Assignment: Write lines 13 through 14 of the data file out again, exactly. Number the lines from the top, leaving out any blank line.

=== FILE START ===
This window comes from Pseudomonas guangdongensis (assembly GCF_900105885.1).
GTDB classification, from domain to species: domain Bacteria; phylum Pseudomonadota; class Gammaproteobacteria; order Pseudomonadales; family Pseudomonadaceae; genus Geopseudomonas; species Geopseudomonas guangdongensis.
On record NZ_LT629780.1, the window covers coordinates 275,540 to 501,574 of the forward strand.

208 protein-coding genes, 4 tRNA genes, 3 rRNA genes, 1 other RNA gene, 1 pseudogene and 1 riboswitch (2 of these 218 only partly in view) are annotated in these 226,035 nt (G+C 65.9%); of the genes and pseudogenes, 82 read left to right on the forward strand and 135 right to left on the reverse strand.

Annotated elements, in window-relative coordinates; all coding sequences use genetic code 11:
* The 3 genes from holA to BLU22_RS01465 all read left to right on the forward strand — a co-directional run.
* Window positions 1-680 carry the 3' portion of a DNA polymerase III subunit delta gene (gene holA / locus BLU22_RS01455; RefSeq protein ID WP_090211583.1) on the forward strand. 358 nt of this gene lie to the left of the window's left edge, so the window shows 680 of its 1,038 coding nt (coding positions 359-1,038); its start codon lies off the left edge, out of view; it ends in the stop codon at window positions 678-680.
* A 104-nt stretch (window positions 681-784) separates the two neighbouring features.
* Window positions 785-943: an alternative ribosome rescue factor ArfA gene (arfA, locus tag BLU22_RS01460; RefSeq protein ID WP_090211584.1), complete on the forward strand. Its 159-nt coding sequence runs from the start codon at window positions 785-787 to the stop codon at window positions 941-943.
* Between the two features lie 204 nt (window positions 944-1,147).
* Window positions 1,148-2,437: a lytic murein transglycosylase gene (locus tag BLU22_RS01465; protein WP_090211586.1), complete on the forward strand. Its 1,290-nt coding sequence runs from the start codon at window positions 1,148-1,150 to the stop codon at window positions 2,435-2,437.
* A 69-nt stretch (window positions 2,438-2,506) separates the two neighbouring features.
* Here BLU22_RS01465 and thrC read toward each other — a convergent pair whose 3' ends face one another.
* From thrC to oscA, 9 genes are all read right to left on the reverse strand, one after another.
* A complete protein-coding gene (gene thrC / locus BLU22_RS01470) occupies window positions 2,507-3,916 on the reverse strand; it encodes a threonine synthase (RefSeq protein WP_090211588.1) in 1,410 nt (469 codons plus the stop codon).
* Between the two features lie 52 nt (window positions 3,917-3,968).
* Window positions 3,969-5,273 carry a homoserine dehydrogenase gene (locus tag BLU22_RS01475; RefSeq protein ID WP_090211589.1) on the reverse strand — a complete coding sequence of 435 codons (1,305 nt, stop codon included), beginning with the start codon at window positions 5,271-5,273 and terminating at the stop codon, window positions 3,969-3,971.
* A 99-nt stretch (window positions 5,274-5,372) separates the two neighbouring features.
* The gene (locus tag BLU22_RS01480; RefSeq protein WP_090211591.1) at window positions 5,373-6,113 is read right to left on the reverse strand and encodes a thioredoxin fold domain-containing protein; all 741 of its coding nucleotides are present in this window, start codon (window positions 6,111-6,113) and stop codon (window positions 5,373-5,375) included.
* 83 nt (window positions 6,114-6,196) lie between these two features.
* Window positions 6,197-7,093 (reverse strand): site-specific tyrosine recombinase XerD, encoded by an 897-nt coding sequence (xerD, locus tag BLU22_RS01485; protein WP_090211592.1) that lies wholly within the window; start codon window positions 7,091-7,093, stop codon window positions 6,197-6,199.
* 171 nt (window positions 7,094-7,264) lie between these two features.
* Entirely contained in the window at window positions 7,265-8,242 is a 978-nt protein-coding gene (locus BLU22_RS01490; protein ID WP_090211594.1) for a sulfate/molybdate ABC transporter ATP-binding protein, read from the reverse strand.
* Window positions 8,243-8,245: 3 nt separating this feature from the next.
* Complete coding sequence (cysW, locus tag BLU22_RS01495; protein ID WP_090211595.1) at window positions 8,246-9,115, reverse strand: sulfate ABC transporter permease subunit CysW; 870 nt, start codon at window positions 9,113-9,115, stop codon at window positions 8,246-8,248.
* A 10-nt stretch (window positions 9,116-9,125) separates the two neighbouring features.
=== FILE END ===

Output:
* Here BLU22_RS01465 and thrC read toward each other — a convergent pair whose 3' ends face one another.
* From thrC to oscA, 9 genes are all read right to left on the reverse strand, one after another.